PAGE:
IS Case 66: Parathyroid Adenoma

Richard Gong, MD

Imaging Sciences URMC 2008
Publication Date: 2009-05-19


Patient is a 50-year-old asymptomatic woman with elevated parathyroid hormone and calcium.


Persistent uptake at the left lower thyroid lobe on delayed images from technetium sesamibi scan.


Parathyroid Adenoma


Primary hyperthyroidism is caused by a single adenoma in 80% to 90% of cases. Any one of the four parathyroid gland may be involved with equal frequency. In a minority of patient parathyroid adenomas may be located in the thymus, the thyroid, the pericardium, or behind the esophagus. Chief cells predominate in parathyroid adenoma. The adenoma may sometime be surrounded by a rim of normal tissue.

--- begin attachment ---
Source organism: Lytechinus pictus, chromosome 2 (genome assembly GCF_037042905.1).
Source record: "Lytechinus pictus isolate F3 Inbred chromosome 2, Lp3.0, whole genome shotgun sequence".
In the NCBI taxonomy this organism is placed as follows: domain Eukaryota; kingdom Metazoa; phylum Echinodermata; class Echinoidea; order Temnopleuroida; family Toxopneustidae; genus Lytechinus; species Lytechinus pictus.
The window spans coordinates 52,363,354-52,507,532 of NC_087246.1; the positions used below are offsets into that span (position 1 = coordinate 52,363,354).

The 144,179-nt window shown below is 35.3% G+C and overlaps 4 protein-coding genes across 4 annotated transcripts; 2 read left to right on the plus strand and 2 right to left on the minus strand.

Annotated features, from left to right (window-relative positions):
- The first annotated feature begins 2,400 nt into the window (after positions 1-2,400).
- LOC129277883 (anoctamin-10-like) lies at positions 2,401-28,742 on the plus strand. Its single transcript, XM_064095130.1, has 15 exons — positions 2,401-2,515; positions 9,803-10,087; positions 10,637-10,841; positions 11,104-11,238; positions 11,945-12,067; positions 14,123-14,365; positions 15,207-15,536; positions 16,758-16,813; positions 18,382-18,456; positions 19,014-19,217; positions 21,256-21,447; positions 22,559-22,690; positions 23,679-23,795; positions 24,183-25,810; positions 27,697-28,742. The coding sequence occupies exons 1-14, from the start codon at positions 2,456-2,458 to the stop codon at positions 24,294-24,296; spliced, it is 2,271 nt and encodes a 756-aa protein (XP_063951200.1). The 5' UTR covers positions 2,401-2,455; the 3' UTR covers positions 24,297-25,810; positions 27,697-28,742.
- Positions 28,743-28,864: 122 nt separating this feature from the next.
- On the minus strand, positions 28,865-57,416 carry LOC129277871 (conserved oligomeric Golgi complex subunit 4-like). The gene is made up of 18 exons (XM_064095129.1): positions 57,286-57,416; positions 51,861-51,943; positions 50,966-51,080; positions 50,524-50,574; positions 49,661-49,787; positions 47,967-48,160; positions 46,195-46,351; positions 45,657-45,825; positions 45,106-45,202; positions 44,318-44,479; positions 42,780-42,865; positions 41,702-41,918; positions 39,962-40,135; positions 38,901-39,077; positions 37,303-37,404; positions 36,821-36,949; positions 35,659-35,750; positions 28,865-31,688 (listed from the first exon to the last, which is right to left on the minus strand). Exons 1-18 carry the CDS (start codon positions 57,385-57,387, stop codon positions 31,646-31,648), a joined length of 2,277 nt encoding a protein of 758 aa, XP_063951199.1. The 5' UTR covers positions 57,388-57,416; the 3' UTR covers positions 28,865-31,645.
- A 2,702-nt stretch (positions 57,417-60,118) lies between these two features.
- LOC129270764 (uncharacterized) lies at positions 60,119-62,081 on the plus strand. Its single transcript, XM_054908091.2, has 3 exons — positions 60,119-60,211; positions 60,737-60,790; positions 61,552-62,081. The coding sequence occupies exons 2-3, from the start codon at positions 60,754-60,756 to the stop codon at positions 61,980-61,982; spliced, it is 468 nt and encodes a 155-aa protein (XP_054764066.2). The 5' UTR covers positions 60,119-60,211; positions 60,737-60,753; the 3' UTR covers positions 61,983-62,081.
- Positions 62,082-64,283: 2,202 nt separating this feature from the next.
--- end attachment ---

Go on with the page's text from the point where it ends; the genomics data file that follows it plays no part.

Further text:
Multiple gland involvement is more commonly due to hyperplasia and less commonly due to multiple adenomas. Because distinguishing hyperplasia from adenoma is difficult pathologically, they are often histologically considered together as multiple gland disease.

Treatment can be either medical or surgical. Surgical intervention for a solitary adenoma usually involves 4-gland exploration to assess for mutigland involvement followed by excision of the adenoma with intraoperative PTH level monitoring.


  1. Huppert B, Reading C. The parathyroid glands. In: Rumack C,Wilson S, Charboneau JW, Johnson JA (Eds.): Diagnostic Ultrasound, St. Louis, Mosby, 2005:773.
  2. Braunwald E, Fauci AS, Kasper DL, et al. (Eds.). Harrison's Principles of Internal Medicine, 15th Ed. New York, McGraw Hill, 2001:2210-13.

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